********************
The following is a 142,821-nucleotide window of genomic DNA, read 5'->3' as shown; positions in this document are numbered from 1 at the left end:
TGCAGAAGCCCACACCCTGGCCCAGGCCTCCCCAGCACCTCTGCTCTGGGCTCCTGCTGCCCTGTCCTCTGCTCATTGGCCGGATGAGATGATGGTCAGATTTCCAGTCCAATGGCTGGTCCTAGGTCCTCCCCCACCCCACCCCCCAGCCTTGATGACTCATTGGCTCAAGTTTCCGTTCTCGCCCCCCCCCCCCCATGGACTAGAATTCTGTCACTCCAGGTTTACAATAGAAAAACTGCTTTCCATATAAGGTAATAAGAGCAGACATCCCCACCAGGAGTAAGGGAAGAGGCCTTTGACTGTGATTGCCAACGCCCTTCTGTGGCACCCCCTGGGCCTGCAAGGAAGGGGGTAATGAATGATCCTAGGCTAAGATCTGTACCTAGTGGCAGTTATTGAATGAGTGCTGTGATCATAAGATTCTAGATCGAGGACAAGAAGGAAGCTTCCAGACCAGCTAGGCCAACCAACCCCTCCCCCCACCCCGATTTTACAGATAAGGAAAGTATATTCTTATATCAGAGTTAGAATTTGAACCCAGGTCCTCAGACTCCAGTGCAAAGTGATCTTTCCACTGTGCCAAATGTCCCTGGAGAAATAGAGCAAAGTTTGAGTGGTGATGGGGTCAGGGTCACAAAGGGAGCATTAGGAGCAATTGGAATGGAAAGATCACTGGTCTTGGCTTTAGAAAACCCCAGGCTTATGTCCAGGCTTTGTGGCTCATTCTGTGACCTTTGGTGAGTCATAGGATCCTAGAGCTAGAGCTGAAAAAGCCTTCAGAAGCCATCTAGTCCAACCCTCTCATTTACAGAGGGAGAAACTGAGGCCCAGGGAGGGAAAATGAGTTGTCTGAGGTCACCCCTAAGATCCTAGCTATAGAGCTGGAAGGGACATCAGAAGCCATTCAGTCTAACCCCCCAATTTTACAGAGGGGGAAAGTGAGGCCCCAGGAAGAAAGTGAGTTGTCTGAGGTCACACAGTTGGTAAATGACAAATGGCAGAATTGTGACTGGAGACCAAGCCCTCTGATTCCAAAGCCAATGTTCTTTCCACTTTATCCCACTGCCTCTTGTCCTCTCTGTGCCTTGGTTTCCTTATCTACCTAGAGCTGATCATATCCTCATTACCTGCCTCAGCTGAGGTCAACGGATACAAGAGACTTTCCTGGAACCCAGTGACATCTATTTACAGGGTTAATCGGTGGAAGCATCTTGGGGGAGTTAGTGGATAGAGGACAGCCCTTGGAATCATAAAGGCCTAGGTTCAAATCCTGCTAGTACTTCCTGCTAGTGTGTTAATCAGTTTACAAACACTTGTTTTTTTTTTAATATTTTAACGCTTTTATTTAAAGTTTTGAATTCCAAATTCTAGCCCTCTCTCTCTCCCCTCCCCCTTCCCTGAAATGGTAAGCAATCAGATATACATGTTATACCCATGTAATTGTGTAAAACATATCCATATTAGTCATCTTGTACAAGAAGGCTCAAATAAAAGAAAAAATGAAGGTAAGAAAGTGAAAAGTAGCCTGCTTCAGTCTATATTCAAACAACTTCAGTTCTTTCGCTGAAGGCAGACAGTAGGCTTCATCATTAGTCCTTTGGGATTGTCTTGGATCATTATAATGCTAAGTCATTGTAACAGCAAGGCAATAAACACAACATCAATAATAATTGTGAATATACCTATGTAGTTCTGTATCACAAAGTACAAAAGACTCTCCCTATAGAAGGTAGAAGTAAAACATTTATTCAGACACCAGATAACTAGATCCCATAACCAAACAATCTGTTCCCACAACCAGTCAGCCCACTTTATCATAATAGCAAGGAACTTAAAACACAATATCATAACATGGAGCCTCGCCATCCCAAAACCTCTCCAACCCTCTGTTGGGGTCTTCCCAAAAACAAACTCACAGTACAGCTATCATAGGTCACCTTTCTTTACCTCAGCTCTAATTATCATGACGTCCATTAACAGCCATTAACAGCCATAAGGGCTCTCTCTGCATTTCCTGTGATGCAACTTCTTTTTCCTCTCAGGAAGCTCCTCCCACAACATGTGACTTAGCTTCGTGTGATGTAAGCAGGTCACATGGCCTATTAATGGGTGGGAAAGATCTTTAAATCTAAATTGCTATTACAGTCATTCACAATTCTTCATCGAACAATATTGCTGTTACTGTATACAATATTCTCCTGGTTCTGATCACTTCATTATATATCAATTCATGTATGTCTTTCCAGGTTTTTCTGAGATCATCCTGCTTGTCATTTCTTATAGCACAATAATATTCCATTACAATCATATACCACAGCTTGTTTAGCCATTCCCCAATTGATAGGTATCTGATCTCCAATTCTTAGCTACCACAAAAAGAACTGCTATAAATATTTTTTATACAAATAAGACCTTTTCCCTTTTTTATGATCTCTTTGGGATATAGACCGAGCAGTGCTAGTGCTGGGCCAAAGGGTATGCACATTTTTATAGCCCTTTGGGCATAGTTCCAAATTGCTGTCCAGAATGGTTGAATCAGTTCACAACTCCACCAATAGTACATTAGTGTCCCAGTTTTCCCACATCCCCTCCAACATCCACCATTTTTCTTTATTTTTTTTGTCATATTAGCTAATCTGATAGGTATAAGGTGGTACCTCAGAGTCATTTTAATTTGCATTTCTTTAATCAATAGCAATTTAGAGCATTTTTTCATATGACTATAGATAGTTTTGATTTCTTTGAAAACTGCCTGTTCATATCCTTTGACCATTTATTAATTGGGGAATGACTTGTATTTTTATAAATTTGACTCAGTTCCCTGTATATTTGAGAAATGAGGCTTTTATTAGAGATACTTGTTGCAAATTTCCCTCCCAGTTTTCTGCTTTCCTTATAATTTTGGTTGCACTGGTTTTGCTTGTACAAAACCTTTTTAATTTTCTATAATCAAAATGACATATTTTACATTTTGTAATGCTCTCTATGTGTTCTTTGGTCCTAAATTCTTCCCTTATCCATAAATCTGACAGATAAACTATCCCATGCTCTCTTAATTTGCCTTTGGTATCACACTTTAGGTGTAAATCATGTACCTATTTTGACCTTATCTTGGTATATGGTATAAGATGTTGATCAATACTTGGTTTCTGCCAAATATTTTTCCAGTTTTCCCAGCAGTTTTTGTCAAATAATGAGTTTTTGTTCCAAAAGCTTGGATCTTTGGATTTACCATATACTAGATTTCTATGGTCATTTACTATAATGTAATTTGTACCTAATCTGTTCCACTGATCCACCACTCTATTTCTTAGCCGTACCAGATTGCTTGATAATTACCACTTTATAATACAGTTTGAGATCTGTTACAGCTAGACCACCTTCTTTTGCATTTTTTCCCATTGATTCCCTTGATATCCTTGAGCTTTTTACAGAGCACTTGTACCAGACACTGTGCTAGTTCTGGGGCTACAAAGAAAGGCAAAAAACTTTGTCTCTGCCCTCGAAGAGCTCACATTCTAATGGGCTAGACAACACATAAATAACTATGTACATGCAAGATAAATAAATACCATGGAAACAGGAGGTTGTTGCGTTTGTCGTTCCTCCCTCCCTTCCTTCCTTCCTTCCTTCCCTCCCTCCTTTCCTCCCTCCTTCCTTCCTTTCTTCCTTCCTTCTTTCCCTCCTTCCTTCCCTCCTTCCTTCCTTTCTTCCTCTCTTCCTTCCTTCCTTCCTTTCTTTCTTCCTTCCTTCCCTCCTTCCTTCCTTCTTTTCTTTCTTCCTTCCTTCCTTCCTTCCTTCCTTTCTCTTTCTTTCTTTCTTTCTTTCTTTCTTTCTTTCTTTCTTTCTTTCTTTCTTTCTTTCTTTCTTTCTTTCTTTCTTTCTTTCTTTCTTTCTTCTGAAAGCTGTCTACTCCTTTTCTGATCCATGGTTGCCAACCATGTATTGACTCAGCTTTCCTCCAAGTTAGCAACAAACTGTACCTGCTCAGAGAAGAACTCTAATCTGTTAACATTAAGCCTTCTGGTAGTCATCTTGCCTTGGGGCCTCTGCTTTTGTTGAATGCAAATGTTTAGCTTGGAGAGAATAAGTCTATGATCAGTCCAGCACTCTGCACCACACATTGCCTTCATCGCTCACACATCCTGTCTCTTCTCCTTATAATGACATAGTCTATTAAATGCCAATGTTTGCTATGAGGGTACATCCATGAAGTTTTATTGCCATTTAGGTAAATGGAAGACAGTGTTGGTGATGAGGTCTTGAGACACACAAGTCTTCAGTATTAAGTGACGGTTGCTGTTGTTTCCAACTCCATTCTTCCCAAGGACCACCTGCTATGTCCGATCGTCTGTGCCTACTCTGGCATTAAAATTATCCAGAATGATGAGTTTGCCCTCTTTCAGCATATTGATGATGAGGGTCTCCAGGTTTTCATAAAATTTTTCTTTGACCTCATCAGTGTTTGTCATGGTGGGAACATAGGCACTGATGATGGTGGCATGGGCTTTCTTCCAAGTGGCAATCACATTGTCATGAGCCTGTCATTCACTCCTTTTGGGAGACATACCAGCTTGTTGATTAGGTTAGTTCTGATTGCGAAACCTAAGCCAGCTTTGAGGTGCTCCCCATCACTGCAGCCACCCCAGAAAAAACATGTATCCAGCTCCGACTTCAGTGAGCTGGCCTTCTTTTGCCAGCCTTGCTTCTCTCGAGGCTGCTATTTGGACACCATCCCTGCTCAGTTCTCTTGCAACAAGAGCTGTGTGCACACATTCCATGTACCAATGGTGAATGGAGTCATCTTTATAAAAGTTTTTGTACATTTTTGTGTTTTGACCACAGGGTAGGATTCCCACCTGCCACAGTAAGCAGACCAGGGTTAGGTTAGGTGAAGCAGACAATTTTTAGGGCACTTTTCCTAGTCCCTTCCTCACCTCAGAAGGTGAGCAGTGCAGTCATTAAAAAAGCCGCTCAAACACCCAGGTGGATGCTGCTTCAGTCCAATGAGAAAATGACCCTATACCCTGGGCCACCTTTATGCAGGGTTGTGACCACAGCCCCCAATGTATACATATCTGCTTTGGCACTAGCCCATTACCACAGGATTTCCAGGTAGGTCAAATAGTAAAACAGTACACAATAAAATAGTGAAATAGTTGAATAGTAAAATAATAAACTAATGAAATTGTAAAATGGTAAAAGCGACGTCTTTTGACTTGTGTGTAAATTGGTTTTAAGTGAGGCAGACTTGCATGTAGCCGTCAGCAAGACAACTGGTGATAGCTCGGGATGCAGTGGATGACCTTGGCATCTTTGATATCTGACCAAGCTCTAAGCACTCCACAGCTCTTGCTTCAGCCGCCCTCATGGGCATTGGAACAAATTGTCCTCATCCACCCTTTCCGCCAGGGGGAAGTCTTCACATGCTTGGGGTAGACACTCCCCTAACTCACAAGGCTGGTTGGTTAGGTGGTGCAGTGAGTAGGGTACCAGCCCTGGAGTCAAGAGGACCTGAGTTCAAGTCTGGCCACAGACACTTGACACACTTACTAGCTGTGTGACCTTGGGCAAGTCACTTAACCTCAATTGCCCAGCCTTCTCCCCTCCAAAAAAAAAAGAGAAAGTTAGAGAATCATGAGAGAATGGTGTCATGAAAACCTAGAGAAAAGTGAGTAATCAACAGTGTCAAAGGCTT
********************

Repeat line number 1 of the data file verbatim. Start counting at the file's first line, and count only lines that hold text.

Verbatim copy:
The following is a 142,821-nucleotide window of genomic DNA, read 5'->3' as shown; positions in this document are numbered from 1 at the left end: